U.S. Fish/Wildlife Ignores Need
March 18, 2009
Delisting Wolves in the Northern Rockies and Great Lakes
SILVER CITY, N.M.— The U.S. Fish and Wildlife Service today moved forward with a Bush administration plan for removing gray wolves in the northern Rocky Mountains and the upper Midwest from the list of endangered species.
“Today’s announcement means wolves will lose their federal protections before recovery is complete,” said Michael Robinson of the Center for Biological Diversity. “And, as we saw last year before a federal judge reversed a Bush administration delisting rule, that will result in an unconstrained and unconscionable slaughter of these animals.”
“It is disappointing that the Obama administration is choosing to follow a bad Bush policy to piecemeal wolf conservation efforts instead of prioritizing the development of a national wolf recovery plan.”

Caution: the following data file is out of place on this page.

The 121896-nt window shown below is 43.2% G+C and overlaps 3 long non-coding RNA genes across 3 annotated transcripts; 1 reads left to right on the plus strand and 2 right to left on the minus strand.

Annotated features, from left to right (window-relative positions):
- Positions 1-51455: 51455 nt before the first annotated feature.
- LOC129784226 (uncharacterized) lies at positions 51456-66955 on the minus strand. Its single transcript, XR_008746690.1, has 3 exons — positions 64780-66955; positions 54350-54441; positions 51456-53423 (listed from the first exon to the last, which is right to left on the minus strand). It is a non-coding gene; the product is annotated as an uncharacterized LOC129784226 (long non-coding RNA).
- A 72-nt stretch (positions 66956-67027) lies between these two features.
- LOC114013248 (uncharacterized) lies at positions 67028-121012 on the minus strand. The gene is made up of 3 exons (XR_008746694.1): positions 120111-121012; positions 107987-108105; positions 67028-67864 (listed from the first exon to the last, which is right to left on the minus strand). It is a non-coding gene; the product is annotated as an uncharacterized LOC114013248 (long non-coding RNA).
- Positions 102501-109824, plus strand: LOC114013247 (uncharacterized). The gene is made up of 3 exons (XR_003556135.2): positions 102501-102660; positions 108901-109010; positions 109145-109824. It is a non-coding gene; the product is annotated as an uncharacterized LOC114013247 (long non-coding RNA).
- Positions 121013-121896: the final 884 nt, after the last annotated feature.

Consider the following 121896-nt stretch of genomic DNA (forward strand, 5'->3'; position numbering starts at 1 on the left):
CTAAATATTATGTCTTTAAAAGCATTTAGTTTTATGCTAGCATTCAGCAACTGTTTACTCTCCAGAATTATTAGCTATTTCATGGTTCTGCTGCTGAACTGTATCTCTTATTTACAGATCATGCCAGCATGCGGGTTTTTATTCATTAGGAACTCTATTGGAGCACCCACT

Wolves will lose protection in most of their remaining range, seriously undermining efforts to conserve wolves in portions of their historic range where they no longer occur.
According to Robinson, “It’s a shame that the agency has abandoned a larger recovery effort to the many places, such as the Northeastern United States, southern Rockies, Pacific Northwest and Sierra Nevada, where wolves could survive.”
Even in the northern Rockies and Great Lakes where numbers of wolves have substantially increased, it is questionable whether they are fully recovered. Wolves in the northern Rocky Mountains number fewer than 200 breeding animals, far below the thousands that independent biologists have determined are necessary to avoid long-term genetic problems and decline, and the state of Idaho plans to kill many of the wolves in their state. Likewise, state plans in the Great Lakes states will allow killing of many wolves, even as disease is resulting in loss of many wolf pups. The severity of these threats suggests that wolves will not see any further recovery.
This is the third time the agency has tried to remove protection for wolves and each time it has lost in court.